Employees in the State of Minnesota are protected by the principle that employers owe a duty to provide a safe and hazard free work environment.
Suffering a physical injury places your livelihood at risk no matter where it happens. However, when your livelihood is placed at risk simply because you were attempting to do your job in an unsafe environment, the law recognizes that this is more than unfair.
From this simple concept the system of workers’ compensation was developed. This system guarantees that employees in the state of Minnesota will be protected by the insurance that their employers are legally required to carry. The sole purpose of this insurance is to cover the expenses of an injured employee who sustains that injury on the job.
Workers’ Compensation System
As any product of legislation tends to be, the workers’ compensation system can seem complex and slightly overwhelming at first.
If you are going through the system for the first or second time, you are probably unfamiliar with many of the basic terms used in workers’ compensation claims. This list of basic vocabulary will help you to understand the process and terms that go along with seeking recovery under the workers’ compensation system.
- No-Fault – Minnesota’s workers’ compensation claims are made on a “no-fault” basis. This means that it is not required that an employee show fault of any kind to make a claim. The employee does not need to show that his employer was at fault and the employer cannot defend a claim by showing that the employees were at fault for their own injuries.
- Substantial Contributing Factor – This is the language you may see if your injury did not initially take place at work. When you have injured yourself in a non-work-related activity and later your work aggravates that initial injury, you may still have a claim for workers’ compensation. All that is required under Minnesota law is that you are able to prove that the activities in the course of your employment were a “substantial contributing factor” to your injury. This is commonly the case where a work activity requires repetitive movement.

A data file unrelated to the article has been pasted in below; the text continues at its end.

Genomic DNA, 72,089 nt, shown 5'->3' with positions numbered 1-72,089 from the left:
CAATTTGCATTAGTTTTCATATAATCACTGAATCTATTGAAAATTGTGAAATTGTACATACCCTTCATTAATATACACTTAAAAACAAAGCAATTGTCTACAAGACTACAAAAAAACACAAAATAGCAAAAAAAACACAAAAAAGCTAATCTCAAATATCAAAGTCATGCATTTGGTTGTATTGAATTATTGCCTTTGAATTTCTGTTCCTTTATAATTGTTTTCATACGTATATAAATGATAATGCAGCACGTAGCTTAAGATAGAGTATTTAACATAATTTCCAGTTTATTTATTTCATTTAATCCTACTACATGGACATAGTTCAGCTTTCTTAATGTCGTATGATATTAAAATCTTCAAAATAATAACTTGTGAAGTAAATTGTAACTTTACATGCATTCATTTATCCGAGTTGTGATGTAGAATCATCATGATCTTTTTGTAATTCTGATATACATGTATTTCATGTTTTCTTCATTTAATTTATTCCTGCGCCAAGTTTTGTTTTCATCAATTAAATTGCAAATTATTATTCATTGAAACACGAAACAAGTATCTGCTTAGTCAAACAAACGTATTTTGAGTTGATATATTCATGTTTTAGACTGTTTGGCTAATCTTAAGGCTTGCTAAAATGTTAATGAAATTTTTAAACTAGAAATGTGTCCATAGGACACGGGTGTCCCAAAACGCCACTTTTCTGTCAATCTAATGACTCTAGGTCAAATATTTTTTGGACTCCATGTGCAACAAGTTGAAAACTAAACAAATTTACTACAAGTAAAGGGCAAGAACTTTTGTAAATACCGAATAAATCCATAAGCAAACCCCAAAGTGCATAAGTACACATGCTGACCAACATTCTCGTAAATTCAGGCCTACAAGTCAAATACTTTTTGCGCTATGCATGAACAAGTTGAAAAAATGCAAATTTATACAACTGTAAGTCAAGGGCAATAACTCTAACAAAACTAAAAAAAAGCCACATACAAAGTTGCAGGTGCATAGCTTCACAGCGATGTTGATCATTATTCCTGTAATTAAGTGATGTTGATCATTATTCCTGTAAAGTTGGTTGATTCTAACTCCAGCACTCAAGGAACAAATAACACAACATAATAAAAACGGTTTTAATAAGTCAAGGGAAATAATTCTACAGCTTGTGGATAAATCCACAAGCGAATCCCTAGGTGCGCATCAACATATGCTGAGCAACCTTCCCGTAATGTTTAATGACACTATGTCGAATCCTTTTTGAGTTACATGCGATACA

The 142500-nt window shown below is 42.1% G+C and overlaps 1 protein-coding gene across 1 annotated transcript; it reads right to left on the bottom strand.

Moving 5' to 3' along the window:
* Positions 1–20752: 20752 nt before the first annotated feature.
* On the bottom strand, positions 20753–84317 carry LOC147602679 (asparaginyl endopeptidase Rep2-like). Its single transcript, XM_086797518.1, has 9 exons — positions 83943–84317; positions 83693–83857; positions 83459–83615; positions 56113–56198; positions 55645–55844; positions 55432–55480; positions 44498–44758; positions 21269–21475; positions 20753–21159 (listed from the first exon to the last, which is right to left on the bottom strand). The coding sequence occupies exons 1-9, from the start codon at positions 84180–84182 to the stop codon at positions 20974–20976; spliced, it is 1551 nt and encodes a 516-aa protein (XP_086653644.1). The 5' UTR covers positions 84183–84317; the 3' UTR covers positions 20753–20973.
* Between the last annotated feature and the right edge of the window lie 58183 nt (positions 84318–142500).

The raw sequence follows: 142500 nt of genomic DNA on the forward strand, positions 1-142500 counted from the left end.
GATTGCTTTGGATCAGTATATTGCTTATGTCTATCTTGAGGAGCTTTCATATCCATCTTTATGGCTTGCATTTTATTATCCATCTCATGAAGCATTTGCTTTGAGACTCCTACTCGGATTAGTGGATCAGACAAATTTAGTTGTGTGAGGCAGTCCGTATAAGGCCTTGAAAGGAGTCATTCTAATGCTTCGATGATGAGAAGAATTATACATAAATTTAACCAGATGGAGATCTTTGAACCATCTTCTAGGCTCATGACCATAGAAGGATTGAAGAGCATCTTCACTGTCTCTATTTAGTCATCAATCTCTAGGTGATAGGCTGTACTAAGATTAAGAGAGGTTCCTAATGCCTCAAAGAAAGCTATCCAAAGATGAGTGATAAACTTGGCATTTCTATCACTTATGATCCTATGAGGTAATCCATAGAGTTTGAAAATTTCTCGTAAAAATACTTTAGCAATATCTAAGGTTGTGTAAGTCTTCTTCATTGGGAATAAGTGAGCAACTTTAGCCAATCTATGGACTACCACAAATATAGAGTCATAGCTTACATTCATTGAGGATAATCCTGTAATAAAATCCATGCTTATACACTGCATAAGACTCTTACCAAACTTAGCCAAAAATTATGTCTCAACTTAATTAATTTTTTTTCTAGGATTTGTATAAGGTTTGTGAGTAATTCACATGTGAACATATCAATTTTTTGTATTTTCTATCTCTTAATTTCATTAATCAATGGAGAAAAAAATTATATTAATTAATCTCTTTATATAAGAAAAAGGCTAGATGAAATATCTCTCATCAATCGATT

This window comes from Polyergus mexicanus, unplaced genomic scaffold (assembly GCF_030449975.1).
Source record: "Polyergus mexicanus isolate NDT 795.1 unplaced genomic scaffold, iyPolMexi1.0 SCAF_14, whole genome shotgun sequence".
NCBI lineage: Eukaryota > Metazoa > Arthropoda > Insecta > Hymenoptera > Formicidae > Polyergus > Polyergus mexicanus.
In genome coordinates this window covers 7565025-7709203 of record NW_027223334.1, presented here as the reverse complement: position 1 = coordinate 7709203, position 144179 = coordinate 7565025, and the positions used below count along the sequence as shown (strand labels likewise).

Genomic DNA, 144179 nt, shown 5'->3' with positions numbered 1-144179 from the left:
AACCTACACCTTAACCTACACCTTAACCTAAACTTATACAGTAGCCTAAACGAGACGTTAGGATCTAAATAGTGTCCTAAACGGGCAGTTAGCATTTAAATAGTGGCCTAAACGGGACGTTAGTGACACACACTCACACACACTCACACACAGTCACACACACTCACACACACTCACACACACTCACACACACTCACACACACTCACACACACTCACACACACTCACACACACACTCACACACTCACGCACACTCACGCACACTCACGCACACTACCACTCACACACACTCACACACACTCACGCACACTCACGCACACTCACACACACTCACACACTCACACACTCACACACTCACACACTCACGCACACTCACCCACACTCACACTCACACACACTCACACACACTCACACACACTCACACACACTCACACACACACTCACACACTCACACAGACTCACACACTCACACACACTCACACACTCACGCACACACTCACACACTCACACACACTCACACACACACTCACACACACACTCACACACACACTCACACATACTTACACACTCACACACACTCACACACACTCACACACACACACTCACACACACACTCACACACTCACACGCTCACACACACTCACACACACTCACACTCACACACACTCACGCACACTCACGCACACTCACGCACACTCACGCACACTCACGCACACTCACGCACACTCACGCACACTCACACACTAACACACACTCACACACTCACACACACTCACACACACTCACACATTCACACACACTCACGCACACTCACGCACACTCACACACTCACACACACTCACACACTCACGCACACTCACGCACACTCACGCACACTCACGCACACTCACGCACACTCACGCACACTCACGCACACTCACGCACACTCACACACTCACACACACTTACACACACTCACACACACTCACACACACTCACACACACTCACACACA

- Temporary Total Disability (TTD) – The insurance company pays out TTD benefits to the employee during the time the employee is completely unable to work, as a result of an on-the-job injury. Generally this amount will total two-thirds of the employee’s gross weekly wage at the time the injury took place. Receiving TTD benefits does not have an effect on the employee receiving coverage for medical costs. All “reasonable and necessary” medical costs will be paid to the employee in addition to TTD. This includes any treatment, surgical procedure, medication, or therapy a doctor deems necessary for the recovery of the employee.\
Contact Kohlmeyer Hagen Law Offices
These terms shed light on the operation of the workers’ compensation system, but they only cover the basics. If you have been injured as a result of a workplace hazard, contact the experienced attorneys at Kohlmeyer Hagen Law Offices today. Or call 507-625-5000.